WEIGHING IN ON THAT NY GUBERNATORIAL DEBATE: WHO WON IT?
When the subject of Carl Paladino came up on the Brian Vines television program (BCAT) a couple months ago, I distinctly remember -as a guest panelist- getting a funny feeling in the pit of my stomach: after all (as a voter) I would eventually have to make a choice and vote for someone in the lackluster gubernatorial field. I left the studio pledging to myself that in the general election, I would keep an open mind on every single candidate running. The reason for my angst was the difficult time I was having in closing the deal for Andrew Cuomo, given my registration as a democrat all my voting life. You see, I hate candidates who for years stay quiet on certain significant contemporary issues, and then suddenly find their 'voice' just around election time. I don't “feel” that kind of political temerity. I really don't. And I don't think it should be rewarded either: but Andrew Cuomo will win this race -and it won't even be close. You can bet the too damn high rent on this.
Over the years, people like former-Nassau County Executive Tom Suozzi; legislators like Michael Bragman, Karim Camara, Hakeem Jeffries, Eric Adams; former NYC mayor Ed Koch (recently) and a few other brave souls; have called for much needed political-reform in Albany. During this time, our present state attorney general has been as silent as Eliot Spitzer's former madam Kristin Davis was, while her “girls” performed fellatio on lawbreaking-Johns (so much for respecting the law).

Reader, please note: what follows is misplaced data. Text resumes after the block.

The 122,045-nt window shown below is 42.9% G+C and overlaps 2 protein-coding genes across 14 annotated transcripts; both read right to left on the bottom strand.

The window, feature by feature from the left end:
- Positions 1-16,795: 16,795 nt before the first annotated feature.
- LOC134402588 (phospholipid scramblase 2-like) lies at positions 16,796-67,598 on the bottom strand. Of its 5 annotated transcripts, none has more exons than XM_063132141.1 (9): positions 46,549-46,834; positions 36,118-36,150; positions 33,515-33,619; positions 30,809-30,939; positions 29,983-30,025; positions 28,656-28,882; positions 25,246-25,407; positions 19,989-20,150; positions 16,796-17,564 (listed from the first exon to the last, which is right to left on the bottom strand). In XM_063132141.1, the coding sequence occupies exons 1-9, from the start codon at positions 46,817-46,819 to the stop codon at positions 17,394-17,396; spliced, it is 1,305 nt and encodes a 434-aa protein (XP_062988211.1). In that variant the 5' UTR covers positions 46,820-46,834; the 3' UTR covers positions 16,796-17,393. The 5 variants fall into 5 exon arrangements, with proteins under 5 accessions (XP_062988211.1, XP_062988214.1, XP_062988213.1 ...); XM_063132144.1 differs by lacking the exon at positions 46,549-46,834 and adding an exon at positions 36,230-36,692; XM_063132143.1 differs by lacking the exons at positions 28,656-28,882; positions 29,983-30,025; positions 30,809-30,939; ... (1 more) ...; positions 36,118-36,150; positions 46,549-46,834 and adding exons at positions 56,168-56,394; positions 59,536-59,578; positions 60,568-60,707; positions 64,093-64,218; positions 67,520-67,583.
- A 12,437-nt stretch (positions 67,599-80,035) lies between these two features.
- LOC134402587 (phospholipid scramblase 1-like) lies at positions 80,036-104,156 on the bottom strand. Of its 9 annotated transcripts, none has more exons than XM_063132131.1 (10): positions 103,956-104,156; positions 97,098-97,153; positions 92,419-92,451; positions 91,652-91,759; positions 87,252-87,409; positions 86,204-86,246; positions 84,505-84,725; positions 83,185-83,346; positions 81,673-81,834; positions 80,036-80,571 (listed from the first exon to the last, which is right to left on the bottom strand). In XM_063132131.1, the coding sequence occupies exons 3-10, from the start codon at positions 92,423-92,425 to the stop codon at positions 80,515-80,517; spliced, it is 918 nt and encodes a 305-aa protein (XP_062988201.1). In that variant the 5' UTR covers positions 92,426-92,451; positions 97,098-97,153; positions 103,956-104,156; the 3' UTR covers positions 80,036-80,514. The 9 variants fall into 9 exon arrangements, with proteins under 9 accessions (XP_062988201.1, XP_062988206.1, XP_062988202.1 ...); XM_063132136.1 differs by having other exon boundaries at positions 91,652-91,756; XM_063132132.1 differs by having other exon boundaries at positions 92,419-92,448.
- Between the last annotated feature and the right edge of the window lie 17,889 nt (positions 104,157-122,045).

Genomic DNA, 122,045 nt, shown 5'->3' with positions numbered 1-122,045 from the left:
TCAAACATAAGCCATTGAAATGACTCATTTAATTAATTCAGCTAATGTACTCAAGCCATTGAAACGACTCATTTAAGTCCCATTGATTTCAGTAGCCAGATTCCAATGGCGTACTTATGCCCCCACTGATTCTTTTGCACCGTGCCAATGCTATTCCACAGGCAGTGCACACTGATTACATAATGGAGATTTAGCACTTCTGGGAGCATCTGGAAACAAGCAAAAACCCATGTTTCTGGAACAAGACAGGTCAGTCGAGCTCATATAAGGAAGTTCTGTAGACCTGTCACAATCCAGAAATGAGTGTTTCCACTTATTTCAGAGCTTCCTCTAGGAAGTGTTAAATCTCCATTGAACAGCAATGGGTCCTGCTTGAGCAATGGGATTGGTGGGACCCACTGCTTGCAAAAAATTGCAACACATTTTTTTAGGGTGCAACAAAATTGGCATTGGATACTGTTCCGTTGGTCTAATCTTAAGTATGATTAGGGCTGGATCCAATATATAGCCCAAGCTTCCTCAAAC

Now, today, both Ms. Davis and the attorney general Mr. Andrew Status-Cuomo -opponents in this very race- are as talkative as tropical parrots. Talking about reforming Albany, and about doing all sorts of magical things if elected governor. Gimme a friggin break! Where were they when we needed courageous people to speak up and speak out?
So for me, this debate held last Monday was quite important, relative to whom I would eventually vote for in this race. And although I am still somewhat undecided, there is a candidate I am now leaning towards (a bit).
Look, I am a registered democrat, but I have never blindly voted the strict party line; not me. I am too independent in my thinking for that kind of slavish obedience. In general, I vote for democrats at over a ninety percent clip. I have already written that this election calls for democrats to come out and vote in high numbers, since both state and federal legislatures are at risk in a pre-redistricting election. This is the only reason why I still entertain the thought of voting democratic all the way down the ballot.
So back to the debate. This eclectic bunch of candidates made for an entertaining debate: albeit one lacking the kind of substance the current hard-times now demand. The biggest loser was Carl Paladino (the “Republican” and “Conservative” Parties), who showed the world more of what it already knew: that he was totally unfit to be governor. As entertaining as Jimmy Macmillan (the “Rent is Too Damn High” Party) and Kristin Davis (the “Anti-prohibition” party) were, they too demonstrated that they weren't ready for “prime time” -as we say on the block.